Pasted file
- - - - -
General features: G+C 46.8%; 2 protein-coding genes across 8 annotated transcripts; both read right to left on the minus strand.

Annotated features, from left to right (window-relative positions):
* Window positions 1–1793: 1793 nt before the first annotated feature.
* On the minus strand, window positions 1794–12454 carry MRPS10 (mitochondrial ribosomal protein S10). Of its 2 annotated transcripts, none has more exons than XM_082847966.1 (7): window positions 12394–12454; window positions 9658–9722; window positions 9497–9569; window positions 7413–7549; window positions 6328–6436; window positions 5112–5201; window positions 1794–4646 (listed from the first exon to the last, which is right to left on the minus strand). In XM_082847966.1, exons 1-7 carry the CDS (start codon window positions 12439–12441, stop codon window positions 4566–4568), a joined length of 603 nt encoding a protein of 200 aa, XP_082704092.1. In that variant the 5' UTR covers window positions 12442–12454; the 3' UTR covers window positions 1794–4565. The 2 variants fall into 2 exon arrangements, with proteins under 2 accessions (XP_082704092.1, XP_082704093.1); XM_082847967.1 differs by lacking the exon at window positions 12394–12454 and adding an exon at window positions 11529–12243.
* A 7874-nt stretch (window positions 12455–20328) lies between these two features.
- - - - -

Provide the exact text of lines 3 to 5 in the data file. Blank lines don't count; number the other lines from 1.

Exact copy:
* Window positions 1–1793: 1793 nt before the first annotated feature.
* On the minus strand, window positions 1794–12454 carry MRPS10 (mitochondrial ribosomal protein S10). Of its 2 annotated transcripts, none has more exons than XM_082847966.1 (7): window positions 12394–12454; window positions 9658–9722; window positions 9497–9569; window positions 7413–7549; window positions 6328–6436; window positions 5112–5201; window positions 1794–4646 (listed from the first exon to the last, which is right to left on the minus strand). In XM_082847966.1, exons 1-7 carry the CDS (start codon window positions 12439–12441, stop codon window positions 4566–4568), a joined length of 603 nt encoding a protein of 200 aa, XP_082704092.1. In that variant the 5' UTR covers window positions 12442–12454; the 3' UTR covers window positions 1794–4565. The 2 variants fall into 2 exon arrangements, with proteins under 2 accessions (XP_082704092.1, XP_082704093.1); XM_082847967.1 differs by lacking the exon at window positions 12394–12454 and adding an exon at window positions 11529–12243.
* A 7874-nt stretch (window positions 12455–20328) lies between these two features.